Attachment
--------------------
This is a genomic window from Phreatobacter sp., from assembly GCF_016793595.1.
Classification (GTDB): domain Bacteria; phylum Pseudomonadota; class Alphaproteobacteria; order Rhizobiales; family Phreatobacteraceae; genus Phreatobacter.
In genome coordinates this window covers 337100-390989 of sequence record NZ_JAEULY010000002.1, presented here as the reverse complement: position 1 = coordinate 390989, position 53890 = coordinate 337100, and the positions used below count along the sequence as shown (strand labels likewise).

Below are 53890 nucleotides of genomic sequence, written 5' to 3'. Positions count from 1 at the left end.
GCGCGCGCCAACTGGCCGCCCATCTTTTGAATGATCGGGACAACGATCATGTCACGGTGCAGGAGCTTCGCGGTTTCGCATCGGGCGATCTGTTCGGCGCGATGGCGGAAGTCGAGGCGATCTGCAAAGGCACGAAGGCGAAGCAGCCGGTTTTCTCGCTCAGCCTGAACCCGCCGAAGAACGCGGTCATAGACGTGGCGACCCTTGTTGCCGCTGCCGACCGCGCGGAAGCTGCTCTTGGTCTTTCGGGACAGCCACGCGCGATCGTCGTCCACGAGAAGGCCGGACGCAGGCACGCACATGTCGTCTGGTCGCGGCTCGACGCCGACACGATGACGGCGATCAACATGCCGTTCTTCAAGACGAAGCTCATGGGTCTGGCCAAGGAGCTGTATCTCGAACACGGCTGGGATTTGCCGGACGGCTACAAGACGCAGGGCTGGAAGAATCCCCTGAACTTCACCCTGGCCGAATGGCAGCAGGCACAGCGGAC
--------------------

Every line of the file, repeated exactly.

This is a genomic window from Phreatobacter sp., from assembly GCF_016793595.1.
Classification (GTDB): domain Bacteria; phylum Pseudomonadota; class Alphaproteobacteria; order Rhizobiales; family Phreatobacteraceae; genus Phreatobacter.
In genome coordinates this window covers 337100-390989 of sequence record NZ_JAEULY010000002.1, presented here as the reverse complement: position 1 = coordinate 390989, position 53890 = coordinate 337100, and the positions used below count along the sequence as shown (strand labels likewise).

Below are 53890 nucleotides of genomic sequence, written 5' to 3'. Positions count from 1 at the left end.
GCGCGCGCCAACTGGCCGCCCATCTTTTGAATGATCGGGACAACGATCATGTCACGGTGCAGGAGCTTCGCGGTTTCGCATCGGGCGATCTGTTCGGCGCGATGGCGGAAGTCGAGGCGATCTGCAAAGGCACGAAGGCGAAGCAGCCGGTTTTCTCGCTCAGCCTGAACCCGCCGAAGAACGCGGTCATAGACGTGGCGACCCTTGTTGCCGCTGCCGACCGCGCGGAAGCTGCTCTTGGTCTTTCGGGACAGCCACGCGCGATCGTCGTCCACGAGAAGGCCGGACGCAGGCACGCACATGTCGTCTGGTCGCGGCTCGACGCCGACACGATGACGGCGATCAACATGCCGTTCTTCAAGACGAAGCTCATGGGTCTGGCCAAGGAGCTGTATCTCGAACACGGCTGGGATTTGCCGGACGGCTACAAGACGCAGGGCTGGAAGAATCCCCTGAACTTCACCCTGGCCGAATGGCAGCAGGCACAGCGGAC